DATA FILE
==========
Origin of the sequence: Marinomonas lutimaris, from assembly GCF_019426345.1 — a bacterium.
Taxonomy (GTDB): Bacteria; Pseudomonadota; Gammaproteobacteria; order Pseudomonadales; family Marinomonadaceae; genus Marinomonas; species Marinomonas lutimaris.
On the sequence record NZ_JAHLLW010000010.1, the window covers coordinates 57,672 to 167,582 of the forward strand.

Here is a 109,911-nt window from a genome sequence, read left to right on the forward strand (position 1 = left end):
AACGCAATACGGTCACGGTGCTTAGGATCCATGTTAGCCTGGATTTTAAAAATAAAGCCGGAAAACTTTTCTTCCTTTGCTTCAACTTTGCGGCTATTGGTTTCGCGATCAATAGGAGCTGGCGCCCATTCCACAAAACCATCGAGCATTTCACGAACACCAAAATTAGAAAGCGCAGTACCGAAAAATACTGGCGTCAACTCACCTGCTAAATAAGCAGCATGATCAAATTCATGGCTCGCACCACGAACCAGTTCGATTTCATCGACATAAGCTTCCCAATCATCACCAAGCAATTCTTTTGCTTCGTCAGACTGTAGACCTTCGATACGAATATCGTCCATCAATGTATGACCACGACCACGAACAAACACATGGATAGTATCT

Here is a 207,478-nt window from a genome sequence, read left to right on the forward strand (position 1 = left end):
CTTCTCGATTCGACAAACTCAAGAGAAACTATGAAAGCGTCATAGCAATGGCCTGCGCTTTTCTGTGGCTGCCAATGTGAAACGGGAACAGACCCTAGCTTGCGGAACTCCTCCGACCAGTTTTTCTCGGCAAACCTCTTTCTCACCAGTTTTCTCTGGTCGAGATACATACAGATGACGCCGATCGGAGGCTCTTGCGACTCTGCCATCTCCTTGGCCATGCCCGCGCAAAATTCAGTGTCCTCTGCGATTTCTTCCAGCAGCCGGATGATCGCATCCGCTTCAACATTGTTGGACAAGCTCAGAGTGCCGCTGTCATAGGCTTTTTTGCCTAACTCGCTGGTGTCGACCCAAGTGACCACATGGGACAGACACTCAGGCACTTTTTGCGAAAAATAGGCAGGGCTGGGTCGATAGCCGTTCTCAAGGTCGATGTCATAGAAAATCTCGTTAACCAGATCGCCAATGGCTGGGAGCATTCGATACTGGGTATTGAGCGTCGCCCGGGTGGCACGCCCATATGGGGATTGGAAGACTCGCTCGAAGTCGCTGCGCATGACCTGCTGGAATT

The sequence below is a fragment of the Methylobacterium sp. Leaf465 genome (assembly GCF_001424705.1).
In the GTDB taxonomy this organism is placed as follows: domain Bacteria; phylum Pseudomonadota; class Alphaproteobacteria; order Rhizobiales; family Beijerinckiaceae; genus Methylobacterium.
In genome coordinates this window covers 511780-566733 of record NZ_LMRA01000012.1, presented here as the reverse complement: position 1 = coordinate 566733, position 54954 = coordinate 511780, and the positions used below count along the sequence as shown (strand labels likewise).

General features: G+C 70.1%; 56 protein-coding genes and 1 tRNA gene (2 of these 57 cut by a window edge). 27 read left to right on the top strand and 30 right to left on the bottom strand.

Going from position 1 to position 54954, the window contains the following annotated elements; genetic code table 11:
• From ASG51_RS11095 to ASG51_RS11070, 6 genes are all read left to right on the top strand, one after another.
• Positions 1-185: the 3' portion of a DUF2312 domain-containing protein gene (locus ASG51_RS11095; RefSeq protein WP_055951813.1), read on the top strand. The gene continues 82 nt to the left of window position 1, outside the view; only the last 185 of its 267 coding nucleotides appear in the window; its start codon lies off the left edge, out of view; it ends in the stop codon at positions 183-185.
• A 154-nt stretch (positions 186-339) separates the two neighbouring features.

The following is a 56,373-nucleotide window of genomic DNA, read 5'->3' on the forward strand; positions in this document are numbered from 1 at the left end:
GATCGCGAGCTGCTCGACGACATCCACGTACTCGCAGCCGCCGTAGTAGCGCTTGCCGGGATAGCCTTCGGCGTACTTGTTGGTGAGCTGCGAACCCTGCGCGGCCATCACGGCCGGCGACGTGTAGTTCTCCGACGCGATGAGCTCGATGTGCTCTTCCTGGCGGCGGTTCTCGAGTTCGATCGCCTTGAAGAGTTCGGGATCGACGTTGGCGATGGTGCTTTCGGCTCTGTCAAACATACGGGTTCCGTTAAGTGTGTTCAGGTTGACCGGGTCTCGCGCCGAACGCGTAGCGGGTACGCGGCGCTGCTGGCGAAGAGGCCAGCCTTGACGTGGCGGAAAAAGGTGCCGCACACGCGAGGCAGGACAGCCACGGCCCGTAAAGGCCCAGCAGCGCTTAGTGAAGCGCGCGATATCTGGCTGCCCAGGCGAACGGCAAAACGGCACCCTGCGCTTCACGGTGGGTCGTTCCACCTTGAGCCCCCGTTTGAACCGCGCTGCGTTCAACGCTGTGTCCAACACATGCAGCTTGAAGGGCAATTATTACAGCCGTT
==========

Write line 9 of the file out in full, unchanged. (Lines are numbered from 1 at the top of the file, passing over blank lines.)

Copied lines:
In the GTDB taxonomy this organism is placed as follows: domain Bacteria; phylum Pseudomonadota; class Alphaproteobacteria; order Rhizobiales; family Beijerinckiaceae; genus Methylobacterium.